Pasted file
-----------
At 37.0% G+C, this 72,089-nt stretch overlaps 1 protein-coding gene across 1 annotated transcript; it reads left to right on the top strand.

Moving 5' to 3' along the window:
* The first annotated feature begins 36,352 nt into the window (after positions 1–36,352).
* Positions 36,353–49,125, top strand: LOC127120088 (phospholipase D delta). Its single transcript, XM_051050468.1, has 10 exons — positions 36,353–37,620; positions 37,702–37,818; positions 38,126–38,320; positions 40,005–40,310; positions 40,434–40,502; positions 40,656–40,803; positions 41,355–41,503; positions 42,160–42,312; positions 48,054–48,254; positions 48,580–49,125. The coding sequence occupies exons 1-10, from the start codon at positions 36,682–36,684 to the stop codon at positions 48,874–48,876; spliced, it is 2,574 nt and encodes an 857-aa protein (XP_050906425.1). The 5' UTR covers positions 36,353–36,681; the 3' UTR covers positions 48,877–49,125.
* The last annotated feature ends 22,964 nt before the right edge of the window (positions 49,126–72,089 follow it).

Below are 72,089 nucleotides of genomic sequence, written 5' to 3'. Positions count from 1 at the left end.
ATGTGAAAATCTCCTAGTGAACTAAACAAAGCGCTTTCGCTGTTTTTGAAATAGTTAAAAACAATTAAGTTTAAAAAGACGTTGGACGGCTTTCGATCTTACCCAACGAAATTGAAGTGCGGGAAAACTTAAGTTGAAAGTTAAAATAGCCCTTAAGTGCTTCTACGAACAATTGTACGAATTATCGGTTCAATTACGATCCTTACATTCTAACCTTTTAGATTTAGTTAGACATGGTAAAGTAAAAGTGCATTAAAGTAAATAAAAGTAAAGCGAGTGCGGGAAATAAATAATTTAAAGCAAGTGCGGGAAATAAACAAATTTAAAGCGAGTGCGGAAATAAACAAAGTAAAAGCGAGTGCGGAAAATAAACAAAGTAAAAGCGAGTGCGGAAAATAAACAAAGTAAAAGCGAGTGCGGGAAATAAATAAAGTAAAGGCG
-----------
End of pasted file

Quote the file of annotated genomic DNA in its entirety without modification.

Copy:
At 37.0% G+C, this 72,089-nt stretch overlaps 1 protein-coding gene across 1 annotated transcript; it reads left to right on the top strand.

Moving 5' to 3' along the window:
* The first annotated feature begins 36,352 nt into the window (after positions 1–36,352).
* Positions 36,353–49,125, top strand: LOC127120088 (phospholipase D delta). Its single transcript, XM_051050468.1, has 10 exons — positions 36,353–37,620; positions 37,702–37,818; positions 38,126–38,320; positions 40,005–40,310; positions 40,434–40,502; positions 40,656–40,803; positions 41,355–41,503; positions 42,160–42,312; positions 48,054–48,254; positions 48,580–49,125. The coding sequence occupies exons 1-10, from the start codon at positions 36,682–36,684 to the stop codon at positions 48,874–48,876; spliced, it is 2,574 nt and encodes an 857-aa protein (XP_050906425.1). The 5' UTR covers positions 36,353–36,681; the 3' UTR covers positions 48,877–49,125.
* The last annotated feature ends 22,964 nt before the right edge of the window (positions 49,126–72,089 follow it).

Below are 72,089 nucleotides of genomic sequence, written 5' to 3'. Positions count from 1 at the left end.
ATGTGAAAATCTCCTAGTGAACTAAACAAAGCGCTTTCGCTGTTTTTGAAATAGTTAAAAACAATTAAGTTTAAAAAGACGTTGGACGGCTTTCGATCTTACCCAACGAAATTGAAGTGCGGGAAAACTTAAGTTGAAAGTTAAAATAGCCCTTAAGTGCTTCTACGAACAATTGTACGAATTATCGGTTCAATTACGATCCTTACATTCTAACCTTTTAGATTTAGTTAGACATGGTAAAGTAAAAGTGCATTAAAGTAAATAAAAGTAAAGCGAGTGCGGGAAATAAATAATTTAAAGCAAGTGCGGGAAATAAACAAATTTAAAGCGAGTGCGGAAATAAACAAAGTAAAAGCGAGTGCGGAAAATAAACAAAGTAAAAGCGAGTGCGGAAAATAAACAAAGTAAAAGCGAGTGCGGGAAATAAATAAAGTAAAGGCG